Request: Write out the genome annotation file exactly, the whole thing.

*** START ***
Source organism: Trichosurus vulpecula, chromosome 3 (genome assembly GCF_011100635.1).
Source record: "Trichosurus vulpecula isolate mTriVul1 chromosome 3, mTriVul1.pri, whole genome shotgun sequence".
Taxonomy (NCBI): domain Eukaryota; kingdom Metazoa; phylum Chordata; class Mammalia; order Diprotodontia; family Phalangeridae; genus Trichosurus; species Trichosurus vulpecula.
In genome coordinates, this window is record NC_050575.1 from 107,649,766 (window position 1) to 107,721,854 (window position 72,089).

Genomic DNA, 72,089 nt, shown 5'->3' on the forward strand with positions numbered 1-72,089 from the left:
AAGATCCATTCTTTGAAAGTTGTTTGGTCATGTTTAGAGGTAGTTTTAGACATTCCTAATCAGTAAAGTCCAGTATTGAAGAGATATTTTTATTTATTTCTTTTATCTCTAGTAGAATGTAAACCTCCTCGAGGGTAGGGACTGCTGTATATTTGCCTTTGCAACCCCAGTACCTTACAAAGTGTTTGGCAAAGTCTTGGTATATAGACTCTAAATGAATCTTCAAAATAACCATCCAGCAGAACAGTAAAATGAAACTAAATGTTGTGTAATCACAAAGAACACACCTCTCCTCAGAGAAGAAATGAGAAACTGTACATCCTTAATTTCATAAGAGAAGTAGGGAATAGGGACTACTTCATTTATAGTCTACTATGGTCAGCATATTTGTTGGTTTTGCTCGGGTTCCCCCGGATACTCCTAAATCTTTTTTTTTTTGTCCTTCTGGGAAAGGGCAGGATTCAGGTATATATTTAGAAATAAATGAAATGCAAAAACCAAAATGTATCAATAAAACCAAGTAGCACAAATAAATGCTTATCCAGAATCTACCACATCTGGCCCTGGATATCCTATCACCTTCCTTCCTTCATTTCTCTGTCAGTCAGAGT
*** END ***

Source organism: Trichosurus vulpecula, chromosome 3 (genome assembly GCF_011100635.1).
Source record: "Trichosurus vulpecula isolate mTriVul1 chromosome 3, mTriVul1.pri, whole genome shotgun sequence".
Taxonomy (NCBI): domain Eukaryota; kingdom Metazoa; phylum Chordata; class Mammalia; order Diprotodontia; family Phalangeridae; genus Trichosurus; species Trichosurus vulpecula.
In genome coordinates, this window is record NC_050575.1 from 107,649,766 (window position 1) to 107,721,854 (window position 72,089).

Genomic DNA, 72,089 nt, shown 5'->3' on the forward strand with positions numbered 1-72,089 from the left:
AAGATCCATTCTTTGAAAGTTGTTTGGTCATGTTTAGAGGTAGTTTTAGACATTCCTAATCAGTAAAGTCCAGTATTGAAGAGATATTTTTATTTATTTCTTTTATCTCTAGTAGAATGTAAACCTCCTCGAGGGTAGGGACTGCTGTATATTTGCCTTTGCAACCCCAGTACCTTACAAAGTGTTTGGCAAAGTCTTGGTATATAGACTCTAAATGAATCTTCAAAATAACCATCCAGCAGAACAGTAAAATGAAACTAAATGTTGTGTAATCACAAAGAACACACCTCTCCTCAGAGAAGAAATGAGAAACTGTACATCCTTAATTTCATAAGAGAAGTAGGGAATAGGGACTACTTCATTTATAGTCTACTATGGTCAGCATATTTGTTGGTTTTGCTCGGGTTCCCCCGGATACTCCTAAATCTTTTTTTTTTTGTCCTTCTGGGAAAGGGCAGGATTCAGGTATATATTTAGAAATAAATGAAATGCAAAAACCAAAATGTATCAATAAAACCAAGTAGCACAAATAAATGCTTATCCAGAATCTACCACATCTGGCCCTGGATATCCTATCACCTTCCTTCCTTCATTTCTCTGTCAGTCAGAGT